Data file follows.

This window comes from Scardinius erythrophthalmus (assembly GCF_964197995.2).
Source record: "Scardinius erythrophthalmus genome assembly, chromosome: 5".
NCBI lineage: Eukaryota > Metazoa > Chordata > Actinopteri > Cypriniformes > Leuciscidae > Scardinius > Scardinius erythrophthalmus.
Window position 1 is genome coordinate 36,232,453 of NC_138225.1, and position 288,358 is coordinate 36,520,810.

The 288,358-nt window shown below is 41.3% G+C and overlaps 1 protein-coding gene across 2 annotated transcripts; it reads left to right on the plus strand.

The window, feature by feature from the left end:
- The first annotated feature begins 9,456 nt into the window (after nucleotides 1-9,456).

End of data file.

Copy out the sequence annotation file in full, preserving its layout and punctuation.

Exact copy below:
This window comes from Scardinius erythrophthalmus (assembly GCF_964197995.2).
Source record: "Scardinius erythrophthalmus genome assembly, chromosome: 5".
NCBI lineage: Eukaryota > Metazoa > Chordata > Actinopteri > Cypriniformes > Leuciscidae > Scardinius > Scardinius erythrophthalmus.
Window position 1 is genome coordinate 36,232,453 of NC_138225.1, and position 288,358 is coordinate 36,520,810.

The 288,358-nt window shown below is 41.3% G+C and overlaps 1 protein-coding gene across 2 annotated transcripts; it reads left to right on the plus strand.

The window, feature by feature from the left end:
- The first annotated feature begins 9,456 nt into the window (after nucleotides 1-9,456).